Manu Park – Petroglyphs of Pusharo
Pusharo, 60 square meters of petroglyphs, in a single set of engravings located in the middle basin of the Palotoa River, district and province of Manu, Madre de Dios. According to some Machiguengas, the name would come from the term “pushari”, which means “sweet” in reference to the good climate of this area. Due to the high degree of abstraction of the graphics, it is to be assumed that these were the work of a culturally advanced Amazon society that inhabited the area thousands of years ago. Archaeologists still can not define the exact cultural affiliation of the authors, some hypotheses maintain that they were the ancestors of the Matsiguenkas or members of a different ethnic group that has disappeared leaving as the only palpable trace of its passage through the world this extraordinary rock work.
The Petroglyphs of Pusharo are a set of engravings in rock, they are precisely in the “Pongo de Meganto, Historical Cultural Zone – PNM”, on the banks of the Palotoa River that is a tributary of the Alto Madre de Dios, in the department of Madre of God, Peru; within the ancestral territory of the native community Palotoa – Teparo, Matsiguenka ethnic group, Arawak linguistic family, according to the investigations carried out the petroglyphs were recorded by the ancestors of the Matsiguenka ethnic group that had contact with the Incas.
The engravings can be found in three areas which have been categorized into A, B and C. The petroglyphs of sector A of Pusharo are characterized by their eminently geometric and abstract style; the few motifs classified as figurative are mainly anthropomorphic, in human head or mask forms, snakes, cat tracks and representations of the sun as well as some peculiar motifs composed of two elements: a T-shaped figure, contoured or simple, with a complex or simple appendage that emerges from the upper part, could be interpreted in a speculative manner as abstractions of anthropomorphic head or zoomorfas (jaguar) adorned with feather plumes. The engravings of sector B are absent the pronounced reliefs or double edges, predominating the rectilinear ones on the curvilinear ones; it presents rectangular depressions and as for the grooves of the engravings prevails the profile in V. In the sector “C” you can find few petroglyphs which have resisted the onslaught of the river, because they are higher, which are grooves thin and shallow, different from those of sectors “A” and “B”.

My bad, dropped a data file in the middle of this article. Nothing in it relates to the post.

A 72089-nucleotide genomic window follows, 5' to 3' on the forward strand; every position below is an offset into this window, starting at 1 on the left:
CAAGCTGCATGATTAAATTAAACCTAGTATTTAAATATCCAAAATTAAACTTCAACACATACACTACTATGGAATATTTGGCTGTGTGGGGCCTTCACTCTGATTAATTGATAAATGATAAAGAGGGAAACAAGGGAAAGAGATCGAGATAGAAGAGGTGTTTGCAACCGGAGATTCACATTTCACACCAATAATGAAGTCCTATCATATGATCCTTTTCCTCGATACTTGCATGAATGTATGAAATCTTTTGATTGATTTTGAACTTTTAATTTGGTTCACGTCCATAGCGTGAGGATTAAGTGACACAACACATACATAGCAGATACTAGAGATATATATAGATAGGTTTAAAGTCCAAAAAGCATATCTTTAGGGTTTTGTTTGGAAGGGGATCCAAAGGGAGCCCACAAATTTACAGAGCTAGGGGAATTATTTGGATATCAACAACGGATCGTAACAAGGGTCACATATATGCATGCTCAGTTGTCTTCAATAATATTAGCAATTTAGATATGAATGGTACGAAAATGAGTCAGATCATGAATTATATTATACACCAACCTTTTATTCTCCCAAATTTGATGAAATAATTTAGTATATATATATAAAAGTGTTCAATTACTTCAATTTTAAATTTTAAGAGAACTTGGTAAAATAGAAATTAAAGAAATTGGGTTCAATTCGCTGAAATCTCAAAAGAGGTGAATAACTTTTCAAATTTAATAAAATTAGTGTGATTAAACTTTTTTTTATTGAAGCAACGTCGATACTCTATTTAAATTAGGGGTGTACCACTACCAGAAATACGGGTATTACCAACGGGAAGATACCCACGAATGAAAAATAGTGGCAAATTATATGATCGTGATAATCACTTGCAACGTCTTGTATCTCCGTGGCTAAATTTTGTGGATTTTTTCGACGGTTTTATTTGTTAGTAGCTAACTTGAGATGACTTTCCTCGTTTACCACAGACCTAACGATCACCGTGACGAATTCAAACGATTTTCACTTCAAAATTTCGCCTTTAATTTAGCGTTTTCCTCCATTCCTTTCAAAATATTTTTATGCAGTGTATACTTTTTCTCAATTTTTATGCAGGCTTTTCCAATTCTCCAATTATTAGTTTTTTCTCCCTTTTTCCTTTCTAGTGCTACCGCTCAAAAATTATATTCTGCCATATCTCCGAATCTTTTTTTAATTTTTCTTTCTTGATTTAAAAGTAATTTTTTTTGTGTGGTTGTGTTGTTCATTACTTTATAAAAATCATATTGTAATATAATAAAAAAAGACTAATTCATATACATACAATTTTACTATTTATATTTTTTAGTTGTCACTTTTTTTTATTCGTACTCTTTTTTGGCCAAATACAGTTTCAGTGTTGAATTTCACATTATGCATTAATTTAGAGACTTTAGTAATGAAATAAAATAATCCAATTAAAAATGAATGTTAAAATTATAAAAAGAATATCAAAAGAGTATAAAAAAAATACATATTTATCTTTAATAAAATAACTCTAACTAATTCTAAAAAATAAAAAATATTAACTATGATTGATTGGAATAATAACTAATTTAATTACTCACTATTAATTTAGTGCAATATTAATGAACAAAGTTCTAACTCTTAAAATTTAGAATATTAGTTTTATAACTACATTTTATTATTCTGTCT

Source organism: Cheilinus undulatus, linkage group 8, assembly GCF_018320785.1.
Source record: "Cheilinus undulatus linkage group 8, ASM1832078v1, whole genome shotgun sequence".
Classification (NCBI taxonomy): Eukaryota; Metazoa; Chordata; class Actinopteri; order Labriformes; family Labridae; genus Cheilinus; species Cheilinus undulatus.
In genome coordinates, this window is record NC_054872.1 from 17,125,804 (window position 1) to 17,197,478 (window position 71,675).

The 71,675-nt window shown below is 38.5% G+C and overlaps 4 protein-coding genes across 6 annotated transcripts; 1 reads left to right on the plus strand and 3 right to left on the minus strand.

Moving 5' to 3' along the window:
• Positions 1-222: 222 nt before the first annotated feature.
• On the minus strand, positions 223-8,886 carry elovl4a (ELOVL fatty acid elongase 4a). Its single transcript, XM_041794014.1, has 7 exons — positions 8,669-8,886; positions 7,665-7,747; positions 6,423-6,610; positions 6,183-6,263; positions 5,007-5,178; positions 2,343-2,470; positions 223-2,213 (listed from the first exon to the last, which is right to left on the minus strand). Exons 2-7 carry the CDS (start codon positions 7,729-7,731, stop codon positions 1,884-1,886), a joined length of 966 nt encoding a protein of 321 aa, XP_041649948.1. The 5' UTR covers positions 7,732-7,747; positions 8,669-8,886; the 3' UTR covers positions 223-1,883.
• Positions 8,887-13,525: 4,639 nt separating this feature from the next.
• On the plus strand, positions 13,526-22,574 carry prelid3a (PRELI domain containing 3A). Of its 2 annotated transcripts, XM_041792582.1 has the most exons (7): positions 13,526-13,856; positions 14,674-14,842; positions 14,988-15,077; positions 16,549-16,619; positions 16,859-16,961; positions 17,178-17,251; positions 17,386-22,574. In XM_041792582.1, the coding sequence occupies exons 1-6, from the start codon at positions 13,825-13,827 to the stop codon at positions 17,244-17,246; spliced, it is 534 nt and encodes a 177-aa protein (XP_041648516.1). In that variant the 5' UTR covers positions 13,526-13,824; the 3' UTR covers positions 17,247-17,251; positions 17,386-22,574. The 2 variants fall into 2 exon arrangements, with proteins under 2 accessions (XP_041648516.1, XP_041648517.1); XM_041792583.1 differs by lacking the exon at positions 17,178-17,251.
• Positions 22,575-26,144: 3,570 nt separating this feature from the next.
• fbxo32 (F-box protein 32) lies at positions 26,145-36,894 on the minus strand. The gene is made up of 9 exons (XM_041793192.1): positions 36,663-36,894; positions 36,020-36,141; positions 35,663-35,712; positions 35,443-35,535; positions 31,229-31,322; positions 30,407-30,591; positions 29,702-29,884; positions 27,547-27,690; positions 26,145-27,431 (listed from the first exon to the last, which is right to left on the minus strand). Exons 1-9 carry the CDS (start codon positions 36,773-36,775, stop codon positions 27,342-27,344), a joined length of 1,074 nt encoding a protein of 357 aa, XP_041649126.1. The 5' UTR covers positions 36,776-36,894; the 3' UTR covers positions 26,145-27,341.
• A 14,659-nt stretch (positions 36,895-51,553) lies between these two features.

The petroglyphs of Pusharo are of great tourist interest for the engravings that can be found in the three walls of the river; at the same time by the mysticism and the interaction that takes place with the community of Palotoa – Teparo, which is the guardian community of the Pusharo petroglyphs. The walls “A” and “B” are in a good state of Conservation. The wall “C” is in a regular state due to the erosion of the stone caused by the water current of the Palotoa River.
On January 23, 2003, the Pusharo petroglyphs were recognized as Cultural Patrimony of the Nation by the National Institute of Culture through National Directorial Resolution No. 015 / INC; to date they have not undergone any modification. The Petroglyphs of Pusharo, as an archaeological site, represents a mixed heritage, of a cultural and natural nature, and contains a range of values that, as a whole, give a particular meaning to the site; The main value is undoubtedly historical and symbolic because they represent the cultural legacy of Amazonian people who have disappeared and are a testimony of their perception
of the cosmos and its great capacity for abstraction.
CURRENT STATE OF PETROGLYPES OF PUSHARO:
It is in good condition; community Native of Palotoa – Teparo, the Ministry of Culture and the Manu National Park work together to maintain in good condition the area and the wall where they are located the petroglyphs.
The petroglyphs of Pusharo were discovered in the year 1921 by Father Vicente de Cenitagoya, who interpreted it as
A set of Gothic letters in Manu National Park.